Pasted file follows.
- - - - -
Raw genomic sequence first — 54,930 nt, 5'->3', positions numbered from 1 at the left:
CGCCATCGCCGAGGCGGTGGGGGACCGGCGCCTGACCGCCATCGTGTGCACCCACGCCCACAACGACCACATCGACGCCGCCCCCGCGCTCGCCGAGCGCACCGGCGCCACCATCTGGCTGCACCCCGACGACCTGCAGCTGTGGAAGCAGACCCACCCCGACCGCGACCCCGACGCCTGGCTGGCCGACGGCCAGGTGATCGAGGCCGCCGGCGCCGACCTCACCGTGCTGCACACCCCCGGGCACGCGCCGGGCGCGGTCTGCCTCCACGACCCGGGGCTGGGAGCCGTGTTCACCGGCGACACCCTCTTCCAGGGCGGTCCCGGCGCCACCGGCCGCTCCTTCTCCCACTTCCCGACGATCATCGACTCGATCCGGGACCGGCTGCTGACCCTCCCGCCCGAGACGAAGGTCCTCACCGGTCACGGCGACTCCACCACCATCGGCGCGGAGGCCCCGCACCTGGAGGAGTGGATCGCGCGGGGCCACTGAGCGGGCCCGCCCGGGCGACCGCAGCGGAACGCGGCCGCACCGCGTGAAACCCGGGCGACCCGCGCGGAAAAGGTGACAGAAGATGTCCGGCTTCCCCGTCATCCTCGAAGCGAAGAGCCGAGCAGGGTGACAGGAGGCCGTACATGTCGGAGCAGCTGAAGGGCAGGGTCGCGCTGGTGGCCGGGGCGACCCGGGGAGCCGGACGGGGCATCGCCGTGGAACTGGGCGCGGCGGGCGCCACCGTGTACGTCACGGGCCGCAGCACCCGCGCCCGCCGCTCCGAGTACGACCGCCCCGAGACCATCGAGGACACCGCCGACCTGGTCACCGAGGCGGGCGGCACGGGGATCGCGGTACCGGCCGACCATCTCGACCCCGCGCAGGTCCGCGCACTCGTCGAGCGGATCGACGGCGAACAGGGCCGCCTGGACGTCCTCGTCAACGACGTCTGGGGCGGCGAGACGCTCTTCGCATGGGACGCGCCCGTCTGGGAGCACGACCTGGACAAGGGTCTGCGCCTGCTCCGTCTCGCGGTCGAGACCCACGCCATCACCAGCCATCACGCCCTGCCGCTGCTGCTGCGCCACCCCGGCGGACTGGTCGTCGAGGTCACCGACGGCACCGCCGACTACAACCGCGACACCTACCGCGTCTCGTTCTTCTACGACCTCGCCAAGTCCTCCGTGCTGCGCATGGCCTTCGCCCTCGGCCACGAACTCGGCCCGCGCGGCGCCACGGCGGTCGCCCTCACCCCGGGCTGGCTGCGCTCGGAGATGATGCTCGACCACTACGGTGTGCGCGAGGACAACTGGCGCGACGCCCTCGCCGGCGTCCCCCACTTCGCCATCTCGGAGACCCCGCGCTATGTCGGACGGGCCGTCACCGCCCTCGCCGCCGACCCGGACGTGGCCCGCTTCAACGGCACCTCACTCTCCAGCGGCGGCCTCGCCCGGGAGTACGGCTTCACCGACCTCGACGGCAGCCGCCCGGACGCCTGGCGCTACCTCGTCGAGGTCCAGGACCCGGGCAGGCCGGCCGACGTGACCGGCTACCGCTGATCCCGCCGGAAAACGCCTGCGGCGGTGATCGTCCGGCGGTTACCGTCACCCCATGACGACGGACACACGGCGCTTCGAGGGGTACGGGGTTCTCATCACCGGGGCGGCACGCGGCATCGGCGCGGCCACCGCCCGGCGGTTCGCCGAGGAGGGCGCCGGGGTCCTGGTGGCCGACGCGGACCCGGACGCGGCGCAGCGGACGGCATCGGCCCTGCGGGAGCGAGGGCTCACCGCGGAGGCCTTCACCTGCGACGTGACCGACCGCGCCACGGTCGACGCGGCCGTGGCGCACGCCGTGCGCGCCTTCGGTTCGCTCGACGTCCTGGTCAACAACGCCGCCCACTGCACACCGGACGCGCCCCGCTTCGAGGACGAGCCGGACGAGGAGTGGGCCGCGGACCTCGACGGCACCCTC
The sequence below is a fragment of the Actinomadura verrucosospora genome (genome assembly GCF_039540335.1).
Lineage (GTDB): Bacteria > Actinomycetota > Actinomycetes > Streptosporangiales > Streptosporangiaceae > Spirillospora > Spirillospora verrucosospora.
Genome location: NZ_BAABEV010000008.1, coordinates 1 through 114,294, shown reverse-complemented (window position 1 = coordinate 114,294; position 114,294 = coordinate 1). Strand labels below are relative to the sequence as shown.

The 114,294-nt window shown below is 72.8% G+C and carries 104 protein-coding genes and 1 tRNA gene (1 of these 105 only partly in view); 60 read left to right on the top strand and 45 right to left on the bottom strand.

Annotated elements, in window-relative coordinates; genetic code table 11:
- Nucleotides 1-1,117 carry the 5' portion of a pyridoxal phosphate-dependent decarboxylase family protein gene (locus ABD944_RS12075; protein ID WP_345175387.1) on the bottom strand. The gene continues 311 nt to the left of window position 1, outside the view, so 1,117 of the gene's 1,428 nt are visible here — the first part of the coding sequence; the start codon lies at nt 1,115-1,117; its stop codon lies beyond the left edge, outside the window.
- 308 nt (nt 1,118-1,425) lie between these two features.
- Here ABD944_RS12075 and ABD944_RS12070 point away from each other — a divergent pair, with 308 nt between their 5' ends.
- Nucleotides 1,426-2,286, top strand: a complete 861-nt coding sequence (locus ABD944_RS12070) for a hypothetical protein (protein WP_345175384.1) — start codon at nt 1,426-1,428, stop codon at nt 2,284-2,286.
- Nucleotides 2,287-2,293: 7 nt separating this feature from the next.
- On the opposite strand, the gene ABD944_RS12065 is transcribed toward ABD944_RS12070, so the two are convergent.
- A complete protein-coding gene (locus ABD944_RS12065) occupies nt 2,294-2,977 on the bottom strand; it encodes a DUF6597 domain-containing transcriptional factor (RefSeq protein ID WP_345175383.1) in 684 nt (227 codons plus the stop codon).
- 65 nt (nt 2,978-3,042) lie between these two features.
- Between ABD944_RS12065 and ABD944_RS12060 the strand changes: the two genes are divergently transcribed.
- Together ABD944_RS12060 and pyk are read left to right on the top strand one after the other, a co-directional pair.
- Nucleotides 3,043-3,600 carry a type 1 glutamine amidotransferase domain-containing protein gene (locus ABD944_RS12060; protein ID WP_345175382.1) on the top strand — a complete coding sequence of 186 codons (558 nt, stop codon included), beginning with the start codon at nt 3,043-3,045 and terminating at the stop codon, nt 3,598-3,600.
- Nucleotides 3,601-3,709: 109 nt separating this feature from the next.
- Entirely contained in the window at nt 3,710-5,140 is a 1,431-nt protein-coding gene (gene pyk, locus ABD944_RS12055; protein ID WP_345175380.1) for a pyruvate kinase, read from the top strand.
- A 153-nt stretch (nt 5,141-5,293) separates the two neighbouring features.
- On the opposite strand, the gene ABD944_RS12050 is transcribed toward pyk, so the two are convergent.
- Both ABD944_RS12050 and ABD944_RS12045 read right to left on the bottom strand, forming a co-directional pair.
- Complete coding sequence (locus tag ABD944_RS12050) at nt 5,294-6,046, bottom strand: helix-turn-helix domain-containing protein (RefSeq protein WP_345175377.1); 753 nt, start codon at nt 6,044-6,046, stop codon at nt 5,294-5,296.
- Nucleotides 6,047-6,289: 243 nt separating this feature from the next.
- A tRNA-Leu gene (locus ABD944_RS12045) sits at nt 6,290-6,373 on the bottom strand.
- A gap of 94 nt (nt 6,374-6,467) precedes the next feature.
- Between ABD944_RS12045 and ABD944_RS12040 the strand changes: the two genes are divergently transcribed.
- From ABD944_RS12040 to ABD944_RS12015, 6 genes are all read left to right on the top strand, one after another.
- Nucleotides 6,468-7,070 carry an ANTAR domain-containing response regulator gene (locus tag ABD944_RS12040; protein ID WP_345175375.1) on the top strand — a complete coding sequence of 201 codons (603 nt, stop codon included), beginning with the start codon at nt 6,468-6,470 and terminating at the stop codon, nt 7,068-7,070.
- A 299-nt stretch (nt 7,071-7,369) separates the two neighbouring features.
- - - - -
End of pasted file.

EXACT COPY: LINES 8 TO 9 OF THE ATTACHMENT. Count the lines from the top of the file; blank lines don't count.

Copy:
- Nucleotides 1-1,117 carry the 5' portion of a pyridoxal phosphate-dependent decarboxylase family protein gene (locus ABD944_RS12075; protein ID WP_345175387.1) on the bottom strand. The gene continues 311 nt to the left of window position 1, outside the view, so 1,117 of the gene's 1,428 nt are visible here — the first part of the coding sequence; the start codon lies at nt 1,115-1,117; its stop codon lies beyond the left edge, outside the window.
- 308 nt (nt 1,118-1,425) lie between these two features.